Woods Hole researchers raising money to study leatherback turtles with ‘Shark Week’ robot

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Scientists who study giant leatherback turtles off the New England coast are hoping to enlist the help of a sunshine yellow torpedo-shaped robot to follow the animals around in the open ocean.

The robot in question, named Remus, is something of a veteran naturalist — since 2011, it’s been dispatched to follow great white sharks carrying six video cameras, recording footage for the Discovery Channel’s Shark Week series.

Researchers are now raising money to send Remus after leatherback turtles, long-distance travelers that swim hundreds of miles each year following the seasons and their principle snack: jellyfish. In the warmest days of summer, massive turtles stop off in New England just off the Nantucket coast.

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Once abundant, recently their populations globally have thinned out. Because they’re hard to watch out in the open ocean, their habits and behaviors have remained a mystery to scientists who are looking to help boost their numbers.

At the Woods Hole Oceanographic Institution, researcher Kara Dodge has studied the animals for nearly a decade.  She’s stuck tags on the turtles that send pings to satellites overhead, transmitting location information each time the animals dive and surface. Also, using temporary sensors attached to the animals via suction cups, Dodge has been able to piece together the migratory habits of leatherbacks from way up north all the way to Venezuela.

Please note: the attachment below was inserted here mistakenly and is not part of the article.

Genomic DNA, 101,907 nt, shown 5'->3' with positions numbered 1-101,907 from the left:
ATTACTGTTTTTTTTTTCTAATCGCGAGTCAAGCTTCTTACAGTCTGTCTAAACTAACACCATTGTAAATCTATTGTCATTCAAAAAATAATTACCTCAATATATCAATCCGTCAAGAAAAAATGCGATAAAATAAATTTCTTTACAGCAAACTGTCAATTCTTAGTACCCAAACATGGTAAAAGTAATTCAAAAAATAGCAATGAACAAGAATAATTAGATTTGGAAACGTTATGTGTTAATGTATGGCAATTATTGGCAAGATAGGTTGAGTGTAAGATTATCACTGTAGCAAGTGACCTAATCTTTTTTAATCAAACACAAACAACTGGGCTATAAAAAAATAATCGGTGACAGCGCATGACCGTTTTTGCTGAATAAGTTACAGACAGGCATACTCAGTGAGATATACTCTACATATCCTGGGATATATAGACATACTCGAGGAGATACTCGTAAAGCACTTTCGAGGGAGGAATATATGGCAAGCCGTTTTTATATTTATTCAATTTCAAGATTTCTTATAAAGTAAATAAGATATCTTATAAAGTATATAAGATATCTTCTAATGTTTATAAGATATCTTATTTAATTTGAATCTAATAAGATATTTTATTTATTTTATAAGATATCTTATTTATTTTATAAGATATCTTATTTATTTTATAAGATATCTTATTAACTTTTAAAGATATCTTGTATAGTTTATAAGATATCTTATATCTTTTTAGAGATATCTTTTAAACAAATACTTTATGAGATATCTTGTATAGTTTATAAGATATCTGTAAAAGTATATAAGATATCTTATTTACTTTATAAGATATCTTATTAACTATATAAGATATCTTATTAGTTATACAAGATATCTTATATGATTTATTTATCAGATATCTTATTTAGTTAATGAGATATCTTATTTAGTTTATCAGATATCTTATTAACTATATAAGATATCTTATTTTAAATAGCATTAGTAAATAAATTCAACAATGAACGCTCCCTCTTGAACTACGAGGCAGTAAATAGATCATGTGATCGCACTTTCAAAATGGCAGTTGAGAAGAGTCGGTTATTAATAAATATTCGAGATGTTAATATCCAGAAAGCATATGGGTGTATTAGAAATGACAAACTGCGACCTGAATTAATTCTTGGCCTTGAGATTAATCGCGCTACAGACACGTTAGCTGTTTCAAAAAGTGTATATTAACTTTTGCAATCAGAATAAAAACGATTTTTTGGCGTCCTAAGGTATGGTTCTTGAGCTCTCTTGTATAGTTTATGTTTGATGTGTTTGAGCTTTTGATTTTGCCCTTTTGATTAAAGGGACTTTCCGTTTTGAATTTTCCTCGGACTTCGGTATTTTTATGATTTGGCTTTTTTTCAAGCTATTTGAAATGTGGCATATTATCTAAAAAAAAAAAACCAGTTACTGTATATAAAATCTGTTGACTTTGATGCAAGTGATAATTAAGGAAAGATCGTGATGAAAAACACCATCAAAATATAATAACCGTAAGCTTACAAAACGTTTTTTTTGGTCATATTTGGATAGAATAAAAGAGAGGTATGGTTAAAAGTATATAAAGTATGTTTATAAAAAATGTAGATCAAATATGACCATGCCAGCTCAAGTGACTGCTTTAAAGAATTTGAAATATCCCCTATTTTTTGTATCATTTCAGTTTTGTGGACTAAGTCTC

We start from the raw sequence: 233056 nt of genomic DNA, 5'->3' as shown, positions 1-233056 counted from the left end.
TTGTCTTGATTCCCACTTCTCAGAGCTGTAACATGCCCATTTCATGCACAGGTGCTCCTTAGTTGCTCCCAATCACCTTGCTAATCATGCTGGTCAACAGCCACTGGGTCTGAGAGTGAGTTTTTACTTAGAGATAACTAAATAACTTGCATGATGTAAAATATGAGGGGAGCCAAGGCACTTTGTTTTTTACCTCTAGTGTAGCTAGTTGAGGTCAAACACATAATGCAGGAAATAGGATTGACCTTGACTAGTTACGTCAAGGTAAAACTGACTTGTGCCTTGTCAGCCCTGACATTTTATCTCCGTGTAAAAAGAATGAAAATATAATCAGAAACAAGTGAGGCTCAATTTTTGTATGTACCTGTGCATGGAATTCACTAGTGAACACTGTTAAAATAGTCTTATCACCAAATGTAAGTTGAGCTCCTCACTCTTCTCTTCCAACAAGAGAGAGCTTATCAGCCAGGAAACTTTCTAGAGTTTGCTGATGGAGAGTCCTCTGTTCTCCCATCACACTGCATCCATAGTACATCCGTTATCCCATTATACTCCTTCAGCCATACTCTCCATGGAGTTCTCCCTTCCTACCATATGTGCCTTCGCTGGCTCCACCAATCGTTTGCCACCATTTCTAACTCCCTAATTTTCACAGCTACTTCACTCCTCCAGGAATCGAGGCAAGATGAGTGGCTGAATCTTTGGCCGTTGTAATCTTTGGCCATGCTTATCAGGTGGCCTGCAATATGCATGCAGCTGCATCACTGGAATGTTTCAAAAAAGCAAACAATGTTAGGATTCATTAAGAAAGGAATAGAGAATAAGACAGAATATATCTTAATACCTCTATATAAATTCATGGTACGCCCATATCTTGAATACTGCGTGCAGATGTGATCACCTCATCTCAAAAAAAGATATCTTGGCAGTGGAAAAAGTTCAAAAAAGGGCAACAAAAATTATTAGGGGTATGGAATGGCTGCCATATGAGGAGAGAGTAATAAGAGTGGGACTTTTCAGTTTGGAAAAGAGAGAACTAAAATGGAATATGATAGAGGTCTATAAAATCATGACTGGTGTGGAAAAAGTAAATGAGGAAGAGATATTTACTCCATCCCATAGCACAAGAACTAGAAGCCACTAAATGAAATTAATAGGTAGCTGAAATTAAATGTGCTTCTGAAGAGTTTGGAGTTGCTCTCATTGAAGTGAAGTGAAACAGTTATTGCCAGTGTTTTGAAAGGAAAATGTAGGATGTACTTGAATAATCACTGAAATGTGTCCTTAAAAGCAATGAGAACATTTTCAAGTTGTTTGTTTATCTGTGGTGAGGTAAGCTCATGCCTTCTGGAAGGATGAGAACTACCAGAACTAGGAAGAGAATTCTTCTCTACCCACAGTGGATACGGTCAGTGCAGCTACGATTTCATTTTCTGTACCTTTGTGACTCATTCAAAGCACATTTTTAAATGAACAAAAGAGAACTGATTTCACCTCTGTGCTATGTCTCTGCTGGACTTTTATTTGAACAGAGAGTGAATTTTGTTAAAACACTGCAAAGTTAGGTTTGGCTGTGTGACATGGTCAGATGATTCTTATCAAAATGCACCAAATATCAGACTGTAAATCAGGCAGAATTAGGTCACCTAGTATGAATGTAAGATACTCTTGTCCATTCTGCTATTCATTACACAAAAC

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But Dodge has rarely watched the turtles interact with their prey, or with each other. That’s where Remus can help. It can carry six off-the-shelf GoPro cameras and be loaded up with sensors to monitor ocean temperature, depth, how murky the water is.

“It basically plays the most advanced game of Marco Polo you’ve ever seen,” said Amy Kukulya, an operations engineer at WHOI who prepped the bot for the shark work and is collaborating with Dodge to watch the turtles during their visit to New England.

Dodge and Kukulya are inviting curious scientists and science enthusiasts to help pay for the expedition, because grant money for pilot projects like this one is hard to come by. They hope to raise $10,000 by the end of the month through a crowdfunding campaign launched Friday, in time to take five trips into ocean before the turtles shift further offshore in mid-September.

An early goal is to determine why the New England coast is such an appealing destination each summer. “We’d really like to know what makes it so ideal for these turtles,” Dodge said.

Images of Remus via WHOI

Nidhi Subbaraman writes about science and research. Email her at nidhi.subbaraman@globe.com.
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